You are my hero. Truly. Getting to see you in action, expressing the hell out of yourself, mustering up that kind of courage was absolutely incredibly. Honestly, it was a breakthrough simply to be sitting next to you.

Love you so much!

7:40 PM  
Blogger bicia said...

That is so great Margaret! Its interesting to read about this kind of struggle since I tend to do the opposite, I am SO vocal sometimes I use to hide what I really want to say . . . just tell a story and distance myself from the event. I rarely let myself get emotional (I remember how shocked YOU were when I cried in front of you the first time!) so I admire your breakthrough immensely.

Oh, and isn't running on the river AWESOME!!! I can't wait until we can meet up and run a few bridges together!!!

9:35 PM  
Blogger faye said...

Margaret...Let me just tell you that I really do relate to this--and, so I am really feeling for you. These days it is pretty easy for me to express myself (if it is something negative I'm expressing) --with maybe a little flutter of the heart---But, I can remember visibly shaking (voice shaking, too!) if I were to get assertive about confrontational issues a couple of years ago...As cheesy as it sounds, it really just took me little steps to get over this specific anxiety--I'm not sure why I was the way I was, but I just started being real with people--just thinking, Hey, life is short--who cares?---

You know what I think? I think that if people are going to be disrespectful of my feelings, then they should have to be the ones to hold onto that knowledge and that uncomfortable-ness-- not me --they created the problem, so when I confront the problem with them, I feel that I am almost tangibly passing that burden (which they created) along--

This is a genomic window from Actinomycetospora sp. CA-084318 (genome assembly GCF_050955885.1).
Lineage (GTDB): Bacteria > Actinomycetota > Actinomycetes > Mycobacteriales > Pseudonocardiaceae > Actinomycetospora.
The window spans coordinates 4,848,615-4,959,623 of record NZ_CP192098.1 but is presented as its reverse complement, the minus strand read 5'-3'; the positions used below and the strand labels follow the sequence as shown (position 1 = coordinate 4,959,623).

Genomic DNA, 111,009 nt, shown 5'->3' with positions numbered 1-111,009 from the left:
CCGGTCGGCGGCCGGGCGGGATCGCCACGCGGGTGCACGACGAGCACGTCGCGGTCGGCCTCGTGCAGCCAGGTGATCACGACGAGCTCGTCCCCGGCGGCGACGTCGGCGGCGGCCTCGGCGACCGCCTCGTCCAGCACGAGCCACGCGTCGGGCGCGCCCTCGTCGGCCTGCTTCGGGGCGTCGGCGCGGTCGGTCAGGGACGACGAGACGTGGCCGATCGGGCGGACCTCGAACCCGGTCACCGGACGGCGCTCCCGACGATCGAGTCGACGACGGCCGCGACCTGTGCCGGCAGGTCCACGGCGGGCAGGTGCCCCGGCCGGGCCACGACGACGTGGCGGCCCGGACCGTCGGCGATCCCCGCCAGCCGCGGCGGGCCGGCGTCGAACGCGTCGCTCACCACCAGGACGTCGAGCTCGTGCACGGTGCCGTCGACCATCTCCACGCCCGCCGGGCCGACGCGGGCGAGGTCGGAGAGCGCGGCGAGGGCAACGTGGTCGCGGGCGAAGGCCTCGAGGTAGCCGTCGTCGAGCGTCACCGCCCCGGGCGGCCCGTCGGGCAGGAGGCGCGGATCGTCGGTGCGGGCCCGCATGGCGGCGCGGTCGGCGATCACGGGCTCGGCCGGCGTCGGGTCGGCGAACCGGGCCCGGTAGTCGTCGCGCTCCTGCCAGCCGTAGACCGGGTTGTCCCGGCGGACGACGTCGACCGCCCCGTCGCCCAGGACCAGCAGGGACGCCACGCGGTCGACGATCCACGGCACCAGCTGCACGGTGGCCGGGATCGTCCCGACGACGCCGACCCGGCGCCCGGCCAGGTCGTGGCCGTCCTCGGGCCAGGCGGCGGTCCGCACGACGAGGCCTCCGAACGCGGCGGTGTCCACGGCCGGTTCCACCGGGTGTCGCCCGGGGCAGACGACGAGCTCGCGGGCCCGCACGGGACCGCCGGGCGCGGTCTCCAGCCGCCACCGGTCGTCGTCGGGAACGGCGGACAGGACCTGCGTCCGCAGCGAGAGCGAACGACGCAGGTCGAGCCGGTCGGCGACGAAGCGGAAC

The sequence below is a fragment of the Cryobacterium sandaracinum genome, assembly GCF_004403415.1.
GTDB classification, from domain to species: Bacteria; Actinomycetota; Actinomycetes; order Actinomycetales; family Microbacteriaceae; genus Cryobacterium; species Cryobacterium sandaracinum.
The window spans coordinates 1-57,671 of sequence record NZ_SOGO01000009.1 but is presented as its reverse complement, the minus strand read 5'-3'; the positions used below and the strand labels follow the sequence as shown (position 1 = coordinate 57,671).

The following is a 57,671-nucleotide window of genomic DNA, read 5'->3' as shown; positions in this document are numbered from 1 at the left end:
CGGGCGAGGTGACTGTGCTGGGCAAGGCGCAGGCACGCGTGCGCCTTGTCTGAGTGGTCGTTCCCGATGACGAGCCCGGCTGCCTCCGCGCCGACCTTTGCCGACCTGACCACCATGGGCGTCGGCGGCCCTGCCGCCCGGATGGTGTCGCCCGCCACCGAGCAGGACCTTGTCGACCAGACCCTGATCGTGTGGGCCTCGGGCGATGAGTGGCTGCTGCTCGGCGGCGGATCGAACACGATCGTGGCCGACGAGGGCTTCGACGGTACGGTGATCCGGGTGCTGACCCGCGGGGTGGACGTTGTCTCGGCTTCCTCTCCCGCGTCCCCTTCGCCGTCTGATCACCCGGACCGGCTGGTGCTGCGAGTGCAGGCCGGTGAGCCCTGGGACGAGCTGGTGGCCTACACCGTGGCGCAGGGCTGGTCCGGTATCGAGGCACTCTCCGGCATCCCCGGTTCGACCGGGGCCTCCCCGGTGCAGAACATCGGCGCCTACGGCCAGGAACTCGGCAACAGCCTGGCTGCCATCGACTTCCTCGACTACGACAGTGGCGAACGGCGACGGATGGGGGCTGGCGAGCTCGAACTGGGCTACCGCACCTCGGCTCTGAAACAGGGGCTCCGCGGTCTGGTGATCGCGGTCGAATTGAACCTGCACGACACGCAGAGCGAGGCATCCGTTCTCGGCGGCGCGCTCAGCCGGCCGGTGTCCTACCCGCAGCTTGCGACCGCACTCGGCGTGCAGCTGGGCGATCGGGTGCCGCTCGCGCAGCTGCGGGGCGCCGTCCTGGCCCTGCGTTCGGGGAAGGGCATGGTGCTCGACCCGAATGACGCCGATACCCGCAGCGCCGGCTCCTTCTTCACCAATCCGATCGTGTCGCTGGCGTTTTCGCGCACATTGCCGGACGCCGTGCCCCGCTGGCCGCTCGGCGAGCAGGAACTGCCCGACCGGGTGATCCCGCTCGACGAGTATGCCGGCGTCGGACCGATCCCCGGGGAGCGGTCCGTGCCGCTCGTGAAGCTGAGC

In my opinion, this is a step on the journey to positive self-esteem and the ability to really take care of myself--Really, though, I just wanted to cry for you when I read this---and yet smile for your mini-victory!!! The time will soon come when you won't have to be distracted by someone else's bullshit--you can just let them know how you feel about it and then let it go...And it will be just another day in the life of Margaret....

You go!

11:27 PM  
Blogger Mia Goddess said...

Yay Margaret! Seriously, I'm in awe of you. I've still never been able to do something like that. Nonconfrontational = me. Funny, I wonder if we're alike in so many ways *because* of that quirk, or if it's just one of many characteristics, each unrelated to the other. Kind of interesting thought.

I'm so with you on the running on the dirt thing, too! I was writing about that in my journal - how "feral" it feels. I just got back from camping and a motorcycle race, and it had that same effect on me - you know, the I'm-gonna-go-kick-some-ass effect!

12:55 AM  
Blogger Megan said...

I, too, relate to your experience. I've found that the process of finding your "voice", both in the literal sense and in a more abstract sense, is absolutely vital to feeling comfortable and confident.

For me, expressions of anger are hard for many reasons -- it means that I am no longer the "good girl", the good-natured one, if I express anger. It might mean that change could erupt, that attention will focus on me, all of which feels dangerous somehow.

It's also matter of finding out what kick-backs you get from supressing that angry voice. What I mean is that while there might be fear and anxiety attached to expressing anger, there is also a part of you that holds onto that pattern because it's useful to you as well. In my case, holding onto anger lets me continue to hold on to the image of myself as someone more in control and more perfect that others.

Anyway, I do think this experience is a breakthrough. I'm glad you wrote about it.

9:19 AM